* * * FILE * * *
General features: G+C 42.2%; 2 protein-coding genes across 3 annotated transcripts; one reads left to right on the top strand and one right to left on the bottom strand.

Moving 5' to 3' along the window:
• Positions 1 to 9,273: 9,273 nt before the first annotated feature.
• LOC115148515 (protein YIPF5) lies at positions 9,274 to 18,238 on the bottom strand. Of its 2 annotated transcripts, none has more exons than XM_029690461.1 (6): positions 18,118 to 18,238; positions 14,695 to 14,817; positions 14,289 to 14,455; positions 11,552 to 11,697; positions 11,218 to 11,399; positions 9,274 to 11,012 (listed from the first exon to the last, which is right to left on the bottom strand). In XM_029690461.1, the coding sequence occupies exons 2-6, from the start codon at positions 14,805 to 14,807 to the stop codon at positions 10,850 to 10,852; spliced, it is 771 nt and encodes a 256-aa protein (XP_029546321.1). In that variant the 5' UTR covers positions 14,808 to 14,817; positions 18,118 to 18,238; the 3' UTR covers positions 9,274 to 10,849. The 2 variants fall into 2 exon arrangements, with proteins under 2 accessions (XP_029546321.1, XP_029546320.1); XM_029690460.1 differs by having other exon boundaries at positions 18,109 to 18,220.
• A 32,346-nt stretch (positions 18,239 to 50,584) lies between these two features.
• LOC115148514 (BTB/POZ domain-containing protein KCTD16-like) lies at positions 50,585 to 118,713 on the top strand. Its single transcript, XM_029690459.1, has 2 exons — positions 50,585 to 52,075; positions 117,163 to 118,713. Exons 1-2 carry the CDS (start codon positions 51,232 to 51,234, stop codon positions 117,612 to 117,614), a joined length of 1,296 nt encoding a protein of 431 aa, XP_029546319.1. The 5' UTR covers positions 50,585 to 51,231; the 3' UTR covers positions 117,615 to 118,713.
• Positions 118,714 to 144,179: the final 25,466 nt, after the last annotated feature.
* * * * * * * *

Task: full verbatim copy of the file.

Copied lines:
General features: G+C 42.2%; 2 protein-coding genes across 3 annotated transcripts; one reads left to right on the top strand and one right to left on the bottom strand.

Moving 5' to 3' along the window:
• Positions 1 to 9,273: 9,273 nt before the first annotated feature.
• LOC115148515 (protein YIPF5) lies at positions 9,274 to 18,238 on the bottom strand. Of its 2 annotated transcripts, none has more exons than XM_029690461.1 (6): positions 18,118 to 18,238; positions 14,695 to 14,817; positions 14,289 to 14,455; positions 11,552 to 11,697; positions 11,218 to 11,399; positions 9,274 to 11,012 (listed from the first exon to the last, which is right to left on the bottom strand). In XM_029690461.1, the coding sequence occupies exons 2-6, from the start codon at positions 14,805 to 14,807 to the stop codon at positions 10,850 to 10,852; spliced, it is 771 nt and encodes a 256-aa protein (XP_029546321.1). In that variant the 5' UTR covers positions 14,808 to 14,817; positions 18,118 to 18,238; the 3' UTR covers positions 9,274 to 10,849. The 2 variants fall into 2 exon arrangements, with proteins under 2 accessions (XP_029546321.1, XP_029546320.1); XM_029690460.1 differs by having other exon boundaries at positions 18,109 to 18,220.
• A 32,346-nt stretch (positions 18,239 to 50,584) lies between these two features.
• LOC115148514 (BTB/POZ domain-containing protein KCTD16-like) lies at positions 50,585 to 118,713 on the top strand. Its single transcript, XM_029690459.1, has 2 exons — positions 50,585 to 52,075; positions 117,163 to 118,713. Exons 1-2 carry the CDS (start codon positions 51,232 to 51,234, stop codon positions 117,612 to 117,614), a joined length of 1,296 nt encoding a protein of 431 aa, XP_029546319.1. The 5' UTR covers positions 50,585 to 51,231; the 3' UTR covers positions 117,615 to 118,713.
• Positions 118,714 to 144,179: the final 25,466 nt, after the last annotated feature.